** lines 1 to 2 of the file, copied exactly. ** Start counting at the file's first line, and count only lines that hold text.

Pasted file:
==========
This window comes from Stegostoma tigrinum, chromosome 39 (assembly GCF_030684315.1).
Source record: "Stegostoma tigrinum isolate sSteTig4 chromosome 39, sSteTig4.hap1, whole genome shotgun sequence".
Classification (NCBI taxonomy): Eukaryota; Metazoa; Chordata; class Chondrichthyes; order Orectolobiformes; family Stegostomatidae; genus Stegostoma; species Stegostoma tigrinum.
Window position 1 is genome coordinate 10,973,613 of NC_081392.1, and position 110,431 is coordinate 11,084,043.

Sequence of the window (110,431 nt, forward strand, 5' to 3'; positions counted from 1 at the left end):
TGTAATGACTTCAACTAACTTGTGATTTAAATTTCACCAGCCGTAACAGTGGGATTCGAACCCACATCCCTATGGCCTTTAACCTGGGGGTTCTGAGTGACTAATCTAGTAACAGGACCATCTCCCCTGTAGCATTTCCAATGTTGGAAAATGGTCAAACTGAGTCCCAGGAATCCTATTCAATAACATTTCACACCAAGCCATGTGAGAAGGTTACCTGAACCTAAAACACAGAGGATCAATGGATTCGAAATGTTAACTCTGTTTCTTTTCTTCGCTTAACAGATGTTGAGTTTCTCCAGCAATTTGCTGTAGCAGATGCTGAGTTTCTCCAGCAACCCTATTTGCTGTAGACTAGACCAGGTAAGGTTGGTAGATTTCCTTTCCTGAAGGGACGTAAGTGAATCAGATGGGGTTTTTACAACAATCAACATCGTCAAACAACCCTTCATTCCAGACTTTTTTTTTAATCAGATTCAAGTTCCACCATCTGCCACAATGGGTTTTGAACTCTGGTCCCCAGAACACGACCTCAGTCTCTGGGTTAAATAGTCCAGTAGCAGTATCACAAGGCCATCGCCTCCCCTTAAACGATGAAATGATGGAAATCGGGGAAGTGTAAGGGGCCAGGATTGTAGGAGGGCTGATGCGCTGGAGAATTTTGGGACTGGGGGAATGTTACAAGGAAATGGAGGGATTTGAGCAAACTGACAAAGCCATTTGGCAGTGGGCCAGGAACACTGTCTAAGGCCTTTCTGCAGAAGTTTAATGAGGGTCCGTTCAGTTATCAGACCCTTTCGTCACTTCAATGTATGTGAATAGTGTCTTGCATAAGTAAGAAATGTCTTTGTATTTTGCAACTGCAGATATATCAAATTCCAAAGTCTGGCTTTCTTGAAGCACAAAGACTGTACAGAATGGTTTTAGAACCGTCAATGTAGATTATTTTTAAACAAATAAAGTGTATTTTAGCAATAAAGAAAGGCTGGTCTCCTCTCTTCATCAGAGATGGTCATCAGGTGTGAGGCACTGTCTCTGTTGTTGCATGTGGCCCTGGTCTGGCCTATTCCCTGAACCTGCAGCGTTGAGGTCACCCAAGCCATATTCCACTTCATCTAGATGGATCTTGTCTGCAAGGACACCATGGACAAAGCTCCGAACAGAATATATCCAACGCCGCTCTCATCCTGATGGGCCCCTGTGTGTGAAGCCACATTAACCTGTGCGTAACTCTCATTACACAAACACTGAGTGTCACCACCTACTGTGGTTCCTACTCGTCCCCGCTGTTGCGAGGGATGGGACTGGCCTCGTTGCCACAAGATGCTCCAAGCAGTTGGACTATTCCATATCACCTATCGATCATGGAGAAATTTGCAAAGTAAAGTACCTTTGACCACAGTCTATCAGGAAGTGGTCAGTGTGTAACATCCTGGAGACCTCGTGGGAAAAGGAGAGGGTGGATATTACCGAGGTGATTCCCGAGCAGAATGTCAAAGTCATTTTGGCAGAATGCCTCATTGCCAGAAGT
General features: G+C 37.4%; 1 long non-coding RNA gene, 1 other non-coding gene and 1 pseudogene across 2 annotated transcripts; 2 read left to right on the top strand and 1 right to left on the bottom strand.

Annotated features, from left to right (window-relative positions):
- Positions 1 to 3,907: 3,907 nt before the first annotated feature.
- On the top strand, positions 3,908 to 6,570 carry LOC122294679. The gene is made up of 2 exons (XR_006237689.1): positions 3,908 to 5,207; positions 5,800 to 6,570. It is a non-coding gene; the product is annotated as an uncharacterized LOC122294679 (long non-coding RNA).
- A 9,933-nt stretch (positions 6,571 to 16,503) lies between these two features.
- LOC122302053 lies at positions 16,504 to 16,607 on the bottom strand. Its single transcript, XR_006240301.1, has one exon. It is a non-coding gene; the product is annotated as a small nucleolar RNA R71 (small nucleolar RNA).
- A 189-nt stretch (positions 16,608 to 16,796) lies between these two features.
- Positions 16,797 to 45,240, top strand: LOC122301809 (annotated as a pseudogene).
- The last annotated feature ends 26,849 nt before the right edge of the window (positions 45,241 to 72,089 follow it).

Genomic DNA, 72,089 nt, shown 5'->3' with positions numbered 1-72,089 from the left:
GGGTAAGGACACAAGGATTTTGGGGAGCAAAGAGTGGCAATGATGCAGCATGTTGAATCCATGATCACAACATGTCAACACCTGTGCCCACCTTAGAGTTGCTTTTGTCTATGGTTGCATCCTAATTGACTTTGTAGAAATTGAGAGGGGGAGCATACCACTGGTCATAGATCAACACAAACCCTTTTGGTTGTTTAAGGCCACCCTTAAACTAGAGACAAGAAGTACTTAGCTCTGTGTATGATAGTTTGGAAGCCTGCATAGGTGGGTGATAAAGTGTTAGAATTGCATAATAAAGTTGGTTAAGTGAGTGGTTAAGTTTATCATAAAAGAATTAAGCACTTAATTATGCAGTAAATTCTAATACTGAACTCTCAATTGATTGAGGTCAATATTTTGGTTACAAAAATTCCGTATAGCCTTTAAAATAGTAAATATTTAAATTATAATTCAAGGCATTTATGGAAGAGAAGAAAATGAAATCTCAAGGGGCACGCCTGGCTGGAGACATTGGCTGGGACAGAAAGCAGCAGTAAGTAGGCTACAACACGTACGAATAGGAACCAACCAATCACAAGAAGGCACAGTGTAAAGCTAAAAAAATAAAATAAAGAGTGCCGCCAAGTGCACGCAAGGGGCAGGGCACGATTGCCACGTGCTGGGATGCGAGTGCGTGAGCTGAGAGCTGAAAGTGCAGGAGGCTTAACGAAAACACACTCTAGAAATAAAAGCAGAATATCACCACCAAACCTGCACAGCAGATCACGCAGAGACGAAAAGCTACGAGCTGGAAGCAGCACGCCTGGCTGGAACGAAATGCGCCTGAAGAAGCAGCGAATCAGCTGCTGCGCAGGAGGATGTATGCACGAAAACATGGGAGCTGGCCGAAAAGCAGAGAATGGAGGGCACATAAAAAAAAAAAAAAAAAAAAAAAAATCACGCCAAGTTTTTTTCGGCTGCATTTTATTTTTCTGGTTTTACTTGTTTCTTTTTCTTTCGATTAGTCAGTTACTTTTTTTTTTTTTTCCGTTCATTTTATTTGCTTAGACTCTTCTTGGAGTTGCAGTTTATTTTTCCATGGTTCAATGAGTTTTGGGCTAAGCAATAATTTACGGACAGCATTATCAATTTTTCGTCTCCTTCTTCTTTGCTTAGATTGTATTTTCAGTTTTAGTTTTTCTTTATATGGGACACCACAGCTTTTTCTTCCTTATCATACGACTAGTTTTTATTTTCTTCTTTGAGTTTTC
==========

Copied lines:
This window comes from Stegostoma tigrinum, chromosome 39 (assembly GCF_030684315.1).
Source record: "Stegostoma tigrinum isolate sSteTig4 chromosome 39, sSteTig4.hap1, whole genome shotgun sequence".